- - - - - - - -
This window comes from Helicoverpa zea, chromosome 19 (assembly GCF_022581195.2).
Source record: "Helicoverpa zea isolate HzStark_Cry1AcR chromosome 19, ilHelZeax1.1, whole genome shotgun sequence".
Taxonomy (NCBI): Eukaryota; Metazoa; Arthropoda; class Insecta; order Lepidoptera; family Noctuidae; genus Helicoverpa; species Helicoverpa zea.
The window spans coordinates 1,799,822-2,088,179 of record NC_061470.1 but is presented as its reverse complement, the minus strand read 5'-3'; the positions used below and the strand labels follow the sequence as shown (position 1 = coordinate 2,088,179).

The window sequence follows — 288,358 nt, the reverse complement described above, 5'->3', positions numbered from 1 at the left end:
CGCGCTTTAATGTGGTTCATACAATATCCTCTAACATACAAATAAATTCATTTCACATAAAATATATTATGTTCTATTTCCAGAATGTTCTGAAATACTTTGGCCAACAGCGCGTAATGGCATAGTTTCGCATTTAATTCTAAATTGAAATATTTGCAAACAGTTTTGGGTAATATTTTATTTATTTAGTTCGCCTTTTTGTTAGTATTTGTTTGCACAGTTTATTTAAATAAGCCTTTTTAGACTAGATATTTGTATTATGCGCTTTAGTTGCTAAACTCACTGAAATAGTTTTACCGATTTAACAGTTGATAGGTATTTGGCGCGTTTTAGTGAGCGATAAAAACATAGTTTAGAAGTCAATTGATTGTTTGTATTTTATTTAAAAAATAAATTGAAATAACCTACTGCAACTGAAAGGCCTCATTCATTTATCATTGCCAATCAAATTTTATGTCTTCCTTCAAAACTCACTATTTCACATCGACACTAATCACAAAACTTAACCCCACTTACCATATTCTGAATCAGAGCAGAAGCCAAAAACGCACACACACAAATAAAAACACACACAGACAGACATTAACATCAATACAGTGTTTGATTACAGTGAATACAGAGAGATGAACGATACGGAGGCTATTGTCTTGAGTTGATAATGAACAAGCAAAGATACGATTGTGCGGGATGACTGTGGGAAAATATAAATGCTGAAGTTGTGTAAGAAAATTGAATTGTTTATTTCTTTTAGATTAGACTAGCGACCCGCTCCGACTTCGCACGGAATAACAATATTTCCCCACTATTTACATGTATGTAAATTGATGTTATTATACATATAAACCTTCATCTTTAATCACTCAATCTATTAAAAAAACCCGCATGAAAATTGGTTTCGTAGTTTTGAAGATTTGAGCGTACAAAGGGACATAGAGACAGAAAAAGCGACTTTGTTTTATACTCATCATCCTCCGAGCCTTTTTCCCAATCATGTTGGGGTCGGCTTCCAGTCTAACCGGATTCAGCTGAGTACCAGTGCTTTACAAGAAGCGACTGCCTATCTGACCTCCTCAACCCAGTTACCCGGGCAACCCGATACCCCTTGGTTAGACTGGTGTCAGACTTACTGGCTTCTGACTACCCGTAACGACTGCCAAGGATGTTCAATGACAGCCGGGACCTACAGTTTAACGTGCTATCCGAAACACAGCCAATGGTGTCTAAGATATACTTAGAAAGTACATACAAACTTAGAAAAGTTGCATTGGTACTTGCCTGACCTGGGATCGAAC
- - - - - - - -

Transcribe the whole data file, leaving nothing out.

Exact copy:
This window comes from Helicoverpa zea, chromosome 19 (assembly GCF_022581195.2).
Source record: "Helicoverpa zea isolate HzStark_Cry1AcR chromosome 19, ilHelZeax1.1, whole genome shotgun sequence".
Taxonomy (NCBI): Eukaryota; Metazoa; Arthropoda; class Insecta; order Lepidoptera; family Noctuidae; genus Helicoverpa; species Helicoverpa zea.
The window spans coordinates 1,799,822-2,088,179 of record NC_061470.1 but is presented as its reverse complement, the minus strand read 5'-3'; the positions used below and the strand labels follow the sequence as shown (position 1 = coordinate 2,088,179).

The window sequence follows — 288,358 nt, the reverse complement described above, 5'->3', positions numbered from 1 at the left end:
CGCGCTTTAATGTGGTTCATACAATATCCTCTAACATACAAATAAATTCATTTCACATAAAATATATTATGTTCTATTTCCAGAATGTTCTGAAATACTTTGGCCAACAGCGCGTAATGGCATAGTTTCGCATTTAATTCTAAATTGAAATATTTGCAAACAGTTTTGGGTAATATTTTATTTATTTAGTTCGCCTTTTTGTTAGTATTTGTTTGCACAGTTTATTTAAATAAGCCTTTTTAGACTAGATATTTGTATTATGCGCTTTAGTTGCTAAACTCACTGAAATAGTTTTACCGATTTAACAGTTGATAGGTATTTGGCGCGTTTTAGTGAGCGATAAAAACATAGTTTAGAAGTCAATTGATTGTTTGTATTTTATTTAAAAAATAAATTGAAATAACCTACTGCAACTGAAAGGCCTCATTCATTTATCATTGCCAATCAAATTTTATGTCTTCCTTCAAAACTCACTATTTCACATCGACACTAATCACAAAACTTAACCCCACTTACCATATTCTGAATCAGAGCAGAAGCCAAAAACGCACACACACAAATAAAAACACACACAGACAGACATTAACATCAATACAGTGTTTGATTACAGTGAATACAGAGAGATGAACGATACGGAGGCTATTGTCTTGAGTTGATAATGAACAAGCAAAGATACGATTGTGCGGGATGACTGTGGGAAAATATAAATGCTGAAGTTGTGTAAGAAAATTGAATTGTTTATTTCTTTTAGATTAGACTAGCGACCCGCTCCGACTTCGCACGGAATAACAATATTTCCCCACTATTTACATGTATGTAAATTGATGTTATTATACATATAAACCTTCATCTTTAATCACTCAATCTATTAAAAAAACCCGCATGAAAATTGGTTTCGTAGTTTTGAAGATTTGAGCGTACAAAGGGACATAGAGACAGAAAAAGCGACTTTGTTTTATACTCATCATCCTCCGAGCCTTTTTCCCAATCATGTTGGGGTCGGCTTCCAGTCTAACCGGATTCAGCTGAGTACCAGTGCTTTACAAGAAGCGACTGCCTATCTGACCTCCTCAACCCAGTTACCCGGGCAACCCGATACCCCTTGGTTAGACTGGTGTCAGACTTACTGGCTTCTGACTACCCGTAACGACTGCCAAGGATGTTCAATGACAGCCGGGACCTACAGTTTAACGTGCTATCCGAAACACAGCCAATGGTGTCTAAGATATACTTAGAAAGTACATACAAACTTAGAAAAGTTGCATTGGTACTTGCCTGACCTGGGATCGAAC